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Parcel Four possibilities

So now the Forks Renewal Corp. is talking of filling up the last remaining public space with highrise residential towers (New direction for The Forks, June 28). They don't talk much about the thousands of attendant cars and trucks and the acres of obligatory parking this would entail, nor do they mention the extra traffic or pollution.

Does downtown residential density have to be at the expense of our precious, publicly owned Forks?

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For years the city has agonized over what to do about all those ugly surface parking lots that give our city an abandoned, almost-derelict appearance. Build residential towers on these lots and everyone will applaud you.

The Forks is appreciated as a charming oasis of serenity set apart from the sea of sterile concrete and infernal cars that are the bane of a bustling city. If we must fill the empty spaces, perhaps we should invite civic-minded citizens to submit their ideas, with only one proviso: Keep it green.




Parcel Four is a very valuable piece of land, historically, geographically, socially and economically, and should remain accessible to all.

With the opening of the Canadian Museum for Human Rights later this year, a large number of visitors is expected at The Forks, and parking is currently inadequate. While the initial costs of an underground parkade would be steep, user fees and less maintenance, particularly in winter, would offset the high investment.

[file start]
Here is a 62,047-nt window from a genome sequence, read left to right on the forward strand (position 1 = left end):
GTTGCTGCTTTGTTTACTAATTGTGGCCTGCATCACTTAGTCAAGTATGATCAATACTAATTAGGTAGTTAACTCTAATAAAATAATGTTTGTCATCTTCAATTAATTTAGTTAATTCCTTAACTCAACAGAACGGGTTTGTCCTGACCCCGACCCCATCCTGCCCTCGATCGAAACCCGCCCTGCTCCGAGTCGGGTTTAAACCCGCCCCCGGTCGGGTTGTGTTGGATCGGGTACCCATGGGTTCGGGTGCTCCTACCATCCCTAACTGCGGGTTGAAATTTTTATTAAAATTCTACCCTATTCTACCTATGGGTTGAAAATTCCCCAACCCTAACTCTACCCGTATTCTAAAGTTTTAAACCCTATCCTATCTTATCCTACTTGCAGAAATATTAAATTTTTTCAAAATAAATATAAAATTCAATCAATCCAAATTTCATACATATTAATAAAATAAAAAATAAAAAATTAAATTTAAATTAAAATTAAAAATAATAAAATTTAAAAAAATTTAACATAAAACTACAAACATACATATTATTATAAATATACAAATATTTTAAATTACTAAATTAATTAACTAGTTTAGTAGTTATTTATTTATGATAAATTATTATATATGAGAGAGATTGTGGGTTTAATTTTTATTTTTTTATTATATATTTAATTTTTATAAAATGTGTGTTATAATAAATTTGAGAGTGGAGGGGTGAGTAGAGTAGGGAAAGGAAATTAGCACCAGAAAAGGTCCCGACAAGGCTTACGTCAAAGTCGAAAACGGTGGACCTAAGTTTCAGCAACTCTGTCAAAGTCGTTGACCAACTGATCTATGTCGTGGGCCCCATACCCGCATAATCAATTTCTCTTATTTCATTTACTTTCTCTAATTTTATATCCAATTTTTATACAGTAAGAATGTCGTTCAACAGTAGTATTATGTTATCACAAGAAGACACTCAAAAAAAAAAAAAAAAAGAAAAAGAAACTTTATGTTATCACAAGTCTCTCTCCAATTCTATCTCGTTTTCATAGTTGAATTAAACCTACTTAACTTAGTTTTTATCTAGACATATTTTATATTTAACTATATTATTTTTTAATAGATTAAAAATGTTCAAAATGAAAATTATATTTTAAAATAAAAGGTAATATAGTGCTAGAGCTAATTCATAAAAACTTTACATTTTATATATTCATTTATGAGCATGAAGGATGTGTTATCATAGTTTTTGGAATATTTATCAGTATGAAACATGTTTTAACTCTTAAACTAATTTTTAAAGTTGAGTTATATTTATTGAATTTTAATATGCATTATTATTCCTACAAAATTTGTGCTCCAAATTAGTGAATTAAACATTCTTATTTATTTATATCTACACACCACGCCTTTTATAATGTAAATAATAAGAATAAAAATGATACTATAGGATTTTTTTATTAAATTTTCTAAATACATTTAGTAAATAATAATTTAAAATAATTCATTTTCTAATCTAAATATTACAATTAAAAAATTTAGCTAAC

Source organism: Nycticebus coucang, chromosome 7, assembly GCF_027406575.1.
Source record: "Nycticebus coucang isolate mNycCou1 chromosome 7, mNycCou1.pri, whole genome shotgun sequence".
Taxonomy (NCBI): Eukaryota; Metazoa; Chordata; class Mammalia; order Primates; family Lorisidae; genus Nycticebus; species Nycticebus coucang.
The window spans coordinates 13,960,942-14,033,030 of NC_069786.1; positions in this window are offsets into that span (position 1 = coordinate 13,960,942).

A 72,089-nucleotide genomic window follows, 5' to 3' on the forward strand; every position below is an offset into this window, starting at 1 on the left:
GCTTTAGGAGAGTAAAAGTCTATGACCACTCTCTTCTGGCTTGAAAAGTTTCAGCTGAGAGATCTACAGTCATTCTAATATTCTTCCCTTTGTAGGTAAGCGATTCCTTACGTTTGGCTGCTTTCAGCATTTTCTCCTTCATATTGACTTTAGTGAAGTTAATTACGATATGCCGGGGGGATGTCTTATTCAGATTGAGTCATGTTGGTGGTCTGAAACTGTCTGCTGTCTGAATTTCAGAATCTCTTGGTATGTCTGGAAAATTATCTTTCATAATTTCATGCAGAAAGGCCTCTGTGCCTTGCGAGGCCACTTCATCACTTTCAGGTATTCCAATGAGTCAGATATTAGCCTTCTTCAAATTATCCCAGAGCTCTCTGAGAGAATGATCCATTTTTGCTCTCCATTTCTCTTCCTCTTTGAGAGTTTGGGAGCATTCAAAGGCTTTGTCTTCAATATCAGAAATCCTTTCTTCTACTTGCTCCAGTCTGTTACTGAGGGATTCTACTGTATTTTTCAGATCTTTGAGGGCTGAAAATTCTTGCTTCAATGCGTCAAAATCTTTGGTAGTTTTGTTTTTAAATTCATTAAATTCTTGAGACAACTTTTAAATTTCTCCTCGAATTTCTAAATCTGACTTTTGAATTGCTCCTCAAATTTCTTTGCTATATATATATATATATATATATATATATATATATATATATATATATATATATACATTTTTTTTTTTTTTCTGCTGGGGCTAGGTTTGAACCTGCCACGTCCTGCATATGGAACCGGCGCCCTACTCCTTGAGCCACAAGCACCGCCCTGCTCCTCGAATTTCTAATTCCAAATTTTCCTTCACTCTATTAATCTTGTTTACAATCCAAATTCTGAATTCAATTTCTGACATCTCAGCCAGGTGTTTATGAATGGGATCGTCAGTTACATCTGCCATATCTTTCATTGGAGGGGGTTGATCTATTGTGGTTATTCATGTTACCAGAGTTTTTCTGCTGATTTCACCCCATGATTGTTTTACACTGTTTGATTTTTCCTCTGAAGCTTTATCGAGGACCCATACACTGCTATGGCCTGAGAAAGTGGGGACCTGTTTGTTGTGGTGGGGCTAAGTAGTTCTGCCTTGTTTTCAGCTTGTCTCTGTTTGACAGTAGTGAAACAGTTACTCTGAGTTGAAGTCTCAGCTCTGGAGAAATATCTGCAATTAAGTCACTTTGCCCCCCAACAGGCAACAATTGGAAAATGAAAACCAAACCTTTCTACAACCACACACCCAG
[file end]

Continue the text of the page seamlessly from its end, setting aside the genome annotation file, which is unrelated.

This would allow the Parcel Four surface area to be developed into a unique, attractive and versatile space. We could create a year-round rallying point around a multi-storey building surrounded by creative landscaping.

Hopefully, the broad consultation and studies of recent years will produce the best possible outcome for the use for Parcel Four and its adjoining area. Other cities have created original, people-friendly meeting places that should inspire our own decision-makers. The Forks must remain a vital and vibrant focus for our city, its people and all visitors.




No doubt developers have many exciting ideas for the Parcel Four area: condos, shops, maybe throw in another hotel for the area. It could be very lucrative for a number of people.

I'm also quite sure developers in New York City could come up with similar "exciting" concepts for Central Park. Fortunately, wiser people in that metropolis understand the importance of maintaining this large green space for the city.

I suggest Winnipeg's movers and shakers visit the Central Park website and see how the area has been changed from a rundown eyesore for the city to something that is a jewel and a popular attraction for citizens and tourists alike.




Student experience varies

Regarding the Free Press editorial on school reform, what should be done and what the NDP is not doing, I agree we need more accountability, but not via provincial exams or standardized testing (Manitoba schools need to be tested, Editorial, June 30).